Low in the northeast are Castor and Pollux marking the heads of Gemini the Twins. Right of the Twins is the Praesepe star cluster making the shell of Cancer the Crab.

The Hyades cluster, above Jupiter, is 150 light years away. Its brightest stars (not Aldebaran!) are about 70 times brighter than the sun. Aldebaran is not a member of the cluster but simply on the line of sight. It is 65 l.y. away and 150 times brighter than the sun. Aldebaran is a giant star about 25 times bigger than the sun though only five times heavier. Its orange colour is due to its temperature, around 3500o C. The sun is 5500o C. Aldebaran is Arabic for "the eye of the bull".

Orion, in the northern hemisphere view, has a shield raised toward Taurus and a club ready for action. The line of three stars makes Orion's Belt. The line of faint stars above the belt form Orion's Sword in the northern view, hanging from his belt. To most southern hemisphere sky watchers the belt and sword form The Pot, or the Saucepan. Rigel is a blue 'supergiant' star around 40 000 times brighter than the sun and 800 l.y. away. Its surface temperature is around 20 000oC, giving it a bluish colour. Betelgeuse is a red giant star 250 times bigger than the sun -- wider than earth's orbit! -- but only around 20 times heavier. It is mostly very thin gas surrounding a hot dense core. It is 10 000 times brighter than the sun, about 400 l.y. away, and has a surface temperature around 3000oC.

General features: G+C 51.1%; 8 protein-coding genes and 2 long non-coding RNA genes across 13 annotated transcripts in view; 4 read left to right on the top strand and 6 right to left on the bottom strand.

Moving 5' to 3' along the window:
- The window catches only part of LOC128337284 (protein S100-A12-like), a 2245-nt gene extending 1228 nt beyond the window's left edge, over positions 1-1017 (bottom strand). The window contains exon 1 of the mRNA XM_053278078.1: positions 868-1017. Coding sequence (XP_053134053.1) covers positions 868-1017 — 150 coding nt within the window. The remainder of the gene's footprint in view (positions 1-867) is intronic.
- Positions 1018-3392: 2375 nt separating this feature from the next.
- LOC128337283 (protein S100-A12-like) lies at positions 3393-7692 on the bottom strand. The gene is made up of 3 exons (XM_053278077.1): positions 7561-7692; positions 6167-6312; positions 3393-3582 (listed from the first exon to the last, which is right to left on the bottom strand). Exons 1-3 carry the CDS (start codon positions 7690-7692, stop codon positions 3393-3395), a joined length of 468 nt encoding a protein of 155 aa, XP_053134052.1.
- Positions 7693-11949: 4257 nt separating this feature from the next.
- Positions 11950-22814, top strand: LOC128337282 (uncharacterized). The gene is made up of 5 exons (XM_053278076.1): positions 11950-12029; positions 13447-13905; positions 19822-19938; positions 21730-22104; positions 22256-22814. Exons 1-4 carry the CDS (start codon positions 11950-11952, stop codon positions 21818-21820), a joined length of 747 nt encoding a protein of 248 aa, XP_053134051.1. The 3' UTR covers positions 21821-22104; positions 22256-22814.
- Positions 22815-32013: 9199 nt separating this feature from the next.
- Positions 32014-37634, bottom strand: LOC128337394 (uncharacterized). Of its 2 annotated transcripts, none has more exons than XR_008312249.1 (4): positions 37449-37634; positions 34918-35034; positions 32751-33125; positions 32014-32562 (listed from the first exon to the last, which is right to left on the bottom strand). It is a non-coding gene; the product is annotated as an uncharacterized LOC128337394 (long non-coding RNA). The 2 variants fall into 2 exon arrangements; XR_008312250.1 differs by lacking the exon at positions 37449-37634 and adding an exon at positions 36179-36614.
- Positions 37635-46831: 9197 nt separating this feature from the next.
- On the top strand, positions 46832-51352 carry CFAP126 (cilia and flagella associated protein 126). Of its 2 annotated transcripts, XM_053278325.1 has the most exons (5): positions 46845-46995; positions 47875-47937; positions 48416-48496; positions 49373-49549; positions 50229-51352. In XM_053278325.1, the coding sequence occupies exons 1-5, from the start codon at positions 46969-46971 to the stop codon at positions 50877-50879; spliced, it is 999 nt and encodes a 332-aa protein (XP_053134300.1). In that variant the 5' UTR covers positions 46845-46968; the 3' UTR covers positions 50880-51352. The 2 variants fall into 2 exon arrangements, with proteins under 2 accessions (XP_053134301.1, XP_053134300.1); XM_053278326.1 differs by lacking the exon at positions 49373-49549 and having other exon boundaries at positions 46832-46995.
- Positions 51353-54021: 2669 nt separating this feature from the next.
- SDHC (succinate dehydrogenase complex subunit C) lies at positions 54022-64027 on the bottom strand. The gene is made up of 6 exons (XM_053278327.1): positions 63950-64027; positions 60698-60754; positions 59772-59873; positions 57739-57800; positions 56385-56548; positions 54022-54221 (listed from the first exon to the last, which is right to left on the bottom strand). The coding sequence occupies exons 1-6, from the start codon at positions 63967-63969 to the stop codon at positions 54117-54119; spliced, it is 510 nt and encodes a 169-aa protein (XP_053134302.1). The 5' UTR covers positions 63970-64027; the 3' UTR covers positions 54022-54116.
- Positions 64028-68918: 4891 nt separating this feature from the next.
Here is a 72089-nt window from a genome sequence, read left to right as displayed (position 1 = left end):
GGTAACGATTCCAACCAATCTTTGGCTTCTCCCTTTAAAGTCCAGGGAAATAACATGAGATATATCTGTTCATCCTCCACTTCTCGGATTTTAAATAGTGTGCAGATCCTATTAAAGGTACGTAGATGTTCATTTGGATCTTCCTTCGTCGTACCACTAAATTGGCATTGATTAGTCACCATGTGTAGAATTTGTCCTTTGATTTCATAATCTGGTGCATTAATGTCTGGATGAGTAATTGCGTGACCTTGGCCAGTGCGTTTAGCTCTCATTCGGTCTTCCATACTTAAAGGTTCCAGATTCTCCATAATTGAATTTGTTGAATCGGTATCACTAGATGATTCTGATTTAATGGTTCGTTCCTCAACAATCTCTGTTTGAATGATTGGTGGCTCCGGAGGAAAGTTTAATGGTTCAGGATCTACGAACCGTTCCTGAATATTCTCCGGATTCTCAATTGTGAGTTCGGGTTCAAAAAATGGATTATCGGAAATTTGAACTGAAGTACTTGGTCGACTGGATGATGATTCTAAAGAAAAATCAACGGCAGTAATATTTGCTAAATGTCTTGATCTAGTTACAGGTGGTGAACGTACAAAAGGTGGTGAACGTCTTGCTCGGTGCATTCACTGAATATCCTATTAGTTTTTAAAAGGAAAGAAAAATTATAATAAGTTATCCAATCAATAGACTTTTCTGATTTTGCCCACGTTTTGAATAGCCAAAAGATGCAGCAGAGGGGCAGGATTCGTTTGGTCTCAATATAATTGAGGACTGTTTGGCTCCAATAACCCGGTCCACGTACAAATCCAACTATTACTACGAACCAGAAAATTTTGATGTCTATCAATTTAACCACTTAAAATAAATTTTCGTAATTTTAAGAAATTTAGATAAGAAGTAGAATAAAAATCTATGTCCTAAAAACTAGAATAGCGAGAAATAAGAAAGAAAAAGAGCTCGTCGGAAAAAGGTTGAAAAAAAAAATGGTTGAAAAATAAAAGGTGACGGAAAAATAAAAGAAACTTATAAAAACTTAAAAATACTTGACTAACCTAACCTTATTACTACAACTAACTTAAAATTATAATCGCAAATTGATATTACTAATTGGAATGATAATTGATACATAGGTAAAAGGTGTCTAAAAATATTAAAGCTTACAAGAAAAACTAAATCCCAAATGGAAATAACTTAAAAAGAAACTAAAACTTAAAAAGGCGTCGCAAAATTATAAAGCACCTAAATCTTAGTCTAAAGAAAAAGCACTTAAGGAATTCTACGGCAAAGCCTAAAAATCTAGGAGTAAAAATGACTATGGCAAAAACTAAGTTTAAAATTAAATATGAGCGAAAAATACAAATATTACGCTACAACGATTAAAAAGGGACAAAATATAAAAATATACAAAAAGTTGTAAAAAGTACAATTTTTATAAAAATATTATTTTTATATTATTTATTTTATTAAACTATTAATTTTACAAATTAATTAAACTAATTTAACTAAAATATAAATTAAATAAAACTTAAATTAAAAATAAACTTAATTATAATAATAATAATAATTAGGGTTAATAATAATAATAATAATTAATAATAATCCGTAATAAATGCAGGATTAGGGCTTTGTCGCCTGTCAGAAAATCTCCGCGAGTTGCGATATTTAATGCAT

Sirius is the brightest star because it is 22 times brighter than the sun and relatively a close 8.6 l.y. away. Sirius was often called 'the dog star' being the brightest star in Canis Major, one of the two dogs that follow Orion across the sky.

Seen in a dark sky the Praesepe cluster is a pale spot of light the size of the full moon. It is also known as the Beehive. Binoculars show how it got that name: dozens of stars cluster like bees around a hive. The cluster is some 500 light years from us and about 700 million years old.

Interesting Objects in the Southern Sky